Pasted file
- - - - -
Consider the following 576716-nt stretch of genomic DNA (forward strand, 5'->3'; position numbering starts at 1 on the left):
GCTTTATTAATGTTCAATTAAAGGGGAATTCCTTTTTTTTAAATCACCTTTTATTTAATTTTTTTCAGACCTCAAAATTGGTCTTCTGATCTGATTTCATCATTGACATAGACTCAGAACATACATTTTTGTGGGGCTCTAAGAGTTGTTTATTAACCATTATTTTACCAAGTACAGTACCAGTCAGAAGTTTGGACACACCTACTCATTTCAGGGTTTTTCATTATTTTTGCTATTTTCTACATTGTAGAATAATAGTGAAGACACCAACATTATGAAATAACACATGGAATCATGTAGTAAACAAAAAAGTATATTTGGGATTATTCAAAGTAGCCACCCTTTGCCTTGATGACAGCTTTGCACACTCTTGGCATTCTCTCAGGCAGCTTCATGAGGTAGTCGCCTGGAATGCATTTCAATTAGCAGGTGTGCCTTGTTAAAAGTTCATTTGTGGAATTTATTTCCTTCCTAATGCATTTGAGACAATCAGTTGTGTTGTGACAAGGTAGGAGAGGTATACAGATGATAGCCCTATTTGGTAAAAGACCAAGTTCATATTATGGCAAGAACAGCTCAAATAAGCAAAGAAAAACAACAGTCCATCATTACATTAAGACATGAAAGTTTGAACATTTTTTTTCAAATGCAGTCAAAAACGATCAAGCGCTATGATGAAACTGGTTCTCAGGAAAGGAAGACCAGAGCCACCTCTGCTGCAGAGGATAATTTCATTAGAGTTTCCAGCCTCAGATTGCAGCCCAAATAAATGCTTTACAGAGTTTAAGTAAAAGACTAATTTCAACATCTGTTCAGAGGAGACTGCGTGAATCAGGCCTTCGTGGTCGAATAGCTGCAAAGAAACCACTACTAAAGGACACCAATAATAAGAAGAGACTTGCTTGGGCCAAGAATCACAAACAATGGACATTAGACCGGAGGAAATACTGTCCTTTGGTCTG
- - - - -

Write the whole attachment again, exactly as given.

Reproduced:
Consider the following 576716-nt stretch of genomic DNA (forward strand, 5'->3'; position numbering starts at 1 on the left):
GCTTTATTAATGTTCAATTAAAGGGGAATTCCTTTTTTTTAAATCACCTTTTATTTAATTTTTTTCAGACCTCAAAATTGGTCTTCTGATCTGATTTCATCATTGACATAGACTCAGAACATACATTTTTGTGGGGCTCTAAGAGTTGTTTATTAACCATTATTTTACCAAGTACAGTACCAGTCAGAAGTTTGGACACACCTACTCATTTCAGGGTTTTTCATTATTTTTGCTATTTTCTACATTGTAGAATAATAGTGAAGACACCAACATTATGAAATAACACATGGAATCATGTAGTAAACAAAAAAGTATATTTGGGATTATTCAAAGTAGCCACCCTTTGCCTTGATGACAGCTTTGCACACTCTTGGCATTCTCTCAGGCAGCTTCATGAGGTAGTCGCCTGGAATGCATTTCAATTAGCAGGTGTGCCTTGTTAAAAGTTCATTTGTGGAATTTATTTCCTTCCTAATGCATTTGAGACAATCAGTTGTGTTGTGACAAGGTAGGAGAGGTATACAGATGATAGCCCTATTTGGTAAAAGACCAAGTTCATATTATGGCAAGAACAGCTCAAATAAGCAAAGAAAAACAACAGTCCATCATTACATTAAGACATGAAAGTTTGAACATTTTTTTTCAAATGCAGTCAAAAACGATCAAGCGCTATGATGAAACTGGTTCTCAGGAAAGGAAGACCAGAGCCACCTCTGCTGCAGAGGATAATTTCATTAGAGTTTCCAGCCTCAGATTGCAGCCCAAATAAATGCTTTACAGAGTTTAAGTAAAAGACTAATTTCAACATCTGTTCAGAGGAGACTGCGTGAATCAGGCCTTCGTGGTCGAATAGCTGCAAAGAAACCACTACTAAAGGACACCAATAATAAGAAGAGACTTGCTTGGGCCAAGAATCACAAACAATGGACATTAGACCGGAGGAAATACTGTCCTTTGGTCTG